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Salvadoran Army Accused of Massacres

March 28, 1985

WASHINGTON (AP) _ A human rights group charged Thursday that the U.S.-backed Salvadoran military has used indiscriminate attacks, including massacres, to terrorize civilians into fleeing zones controlled by leftist guerrillas.

In a 77-page report entitled ″Draining the Sea,″ the New York-based Americas Watch Committee accused the Salvadoran military of ″terror tactics - bombing, strafing, shellings and, occasionally, massacres of civilians.″

The report also criticized the Reagan administration for denying that two alleged massacres happened, despite accounts of the incidents given to American reporters and a church human rights group.

And it denounced leftist guerrilla groups for assassinating right-wing political leaders and for executing seven leading residents of one village suspected of informing the army about guerrilla movements.

Americas Watch, which has issued periodic reports on human rights in Central America, said El Salvador’s government ″may be fairly charged with committing war crimes″ for its systematic use of attacks on civilians to win its 5-year-old war.

Using Mao Tse-tung’s metaphor that a guerrilla needs popular support as a fish needs the sea, Americas Watch said, ″The Salvadoran armed forces are draining the sea in order to deny the fish sustenance.″

The report specifically cited two alleged massacres - one last July near Los Llanitos in Cabanas province where an estimated 68 people were killed in an army sweep and another in August near Las Vueltas in Chalatenango. In both incidents, government troops were accused of raping and murdering peasant women and systematically executing unarmed civilians.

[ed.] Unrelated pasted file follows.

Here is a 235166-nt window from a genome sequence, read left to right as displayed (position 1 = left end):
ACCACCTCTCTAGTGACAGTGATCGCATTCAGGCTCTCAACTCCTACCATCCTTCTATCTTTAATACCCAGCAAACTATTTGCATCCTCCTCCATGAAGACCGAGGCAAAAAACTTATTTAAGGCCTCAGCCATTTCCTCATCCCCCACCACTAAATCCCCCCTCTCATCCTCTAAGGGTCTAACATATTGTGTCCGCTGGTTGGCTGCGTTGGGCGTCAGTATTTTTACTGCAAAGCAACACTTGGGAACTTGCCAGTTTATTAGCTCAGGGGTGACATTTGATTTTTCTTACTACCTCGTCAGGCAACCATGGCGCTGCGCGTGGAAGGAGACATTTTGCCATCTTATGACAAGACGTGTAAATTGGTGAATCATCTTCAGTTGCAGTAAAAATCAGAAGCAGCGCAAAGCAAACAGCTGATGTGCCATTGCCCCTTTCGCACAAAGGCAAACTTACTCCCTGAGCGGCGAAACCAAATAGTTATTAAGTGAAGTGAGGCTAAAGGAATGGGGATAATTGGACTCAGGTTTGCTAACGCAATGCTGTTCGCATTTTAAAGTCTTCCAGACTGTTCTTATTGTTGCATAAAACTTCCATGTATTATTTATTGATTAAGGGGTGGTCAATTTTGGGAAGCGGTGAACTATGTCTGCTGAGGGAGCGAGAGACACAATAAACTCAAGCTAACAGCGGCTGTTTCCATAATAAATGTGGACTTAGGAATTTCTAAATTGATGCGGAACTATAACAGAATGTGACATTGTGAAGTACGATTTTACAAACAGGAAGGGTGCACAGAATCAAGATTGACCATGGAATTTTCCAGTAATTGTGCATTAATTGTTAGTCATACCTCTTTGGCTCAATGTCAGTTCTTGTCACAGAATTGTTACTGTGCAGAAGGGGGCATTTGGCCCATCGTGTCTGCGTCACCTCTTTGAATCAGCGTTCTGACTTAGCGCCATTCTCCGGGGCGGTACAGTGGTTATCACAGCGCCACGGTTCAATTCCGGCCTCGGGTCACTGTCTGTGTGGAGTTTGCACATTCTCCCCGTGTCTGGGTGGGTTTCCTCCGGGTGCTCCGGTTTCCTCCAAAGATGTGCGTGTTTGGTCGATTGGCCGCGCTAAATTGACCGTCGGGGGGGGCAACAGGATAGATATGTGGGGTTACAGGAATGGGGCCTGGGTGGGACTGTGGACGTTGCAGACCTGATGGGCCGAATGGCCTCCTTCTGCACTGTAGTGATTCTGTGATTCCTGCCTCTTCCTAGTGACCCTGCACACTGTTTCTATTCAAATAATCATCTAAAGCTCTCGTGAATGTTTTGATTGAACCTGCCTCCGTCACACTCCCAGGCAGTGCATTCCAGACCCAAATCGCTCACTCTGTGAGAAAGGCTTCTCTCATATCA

Despite purported eyewitness accounts reported in the American press and by a Roman Catholic human rights group, State Department and Salvadoran officials denied that the massacres took place. In the past, U.S. officials have charged that guerrilla sympathizers fabricate massacre accounts to discredit the Salvadoran army.

The Americas Watch report said that besides aerial and ground attacks, the Salvadoran military has used ″more humane methods″ to forcibly move civilians from combat areas to create ″free-fire zones.″

This week, President Reagan denounced the leftist Nicaraguan government for the ″forced movement of tens of thousands of people″ from villages where U.S.-backed rebels have been active. He compared the action to the late Soviet leader Josef Stalin’s ″Gulag relocation″ of opponents who were put in a system of prison camps.

The Nicaraguan government claimed it moved the civilians because it could not protect them in their villages.

In its report, Americas Watch accused leftist Salvadoran guerrillas of killing 29 civilians during the last six months of 1984, including seven residents of the town of Cacaopera on July 22.

The report added that the guerrillas have stopped a controversial practice of forcibly recruiting Salvadoran peasants, and it noted that the government has also used forced recruitment to fill its military ranks.

Americas Watch is private group that monitors human rights in the Western Hemisphere. It is affiliated with Helsinki Watch, which studies human rights violations in Soviet-bloc countries.

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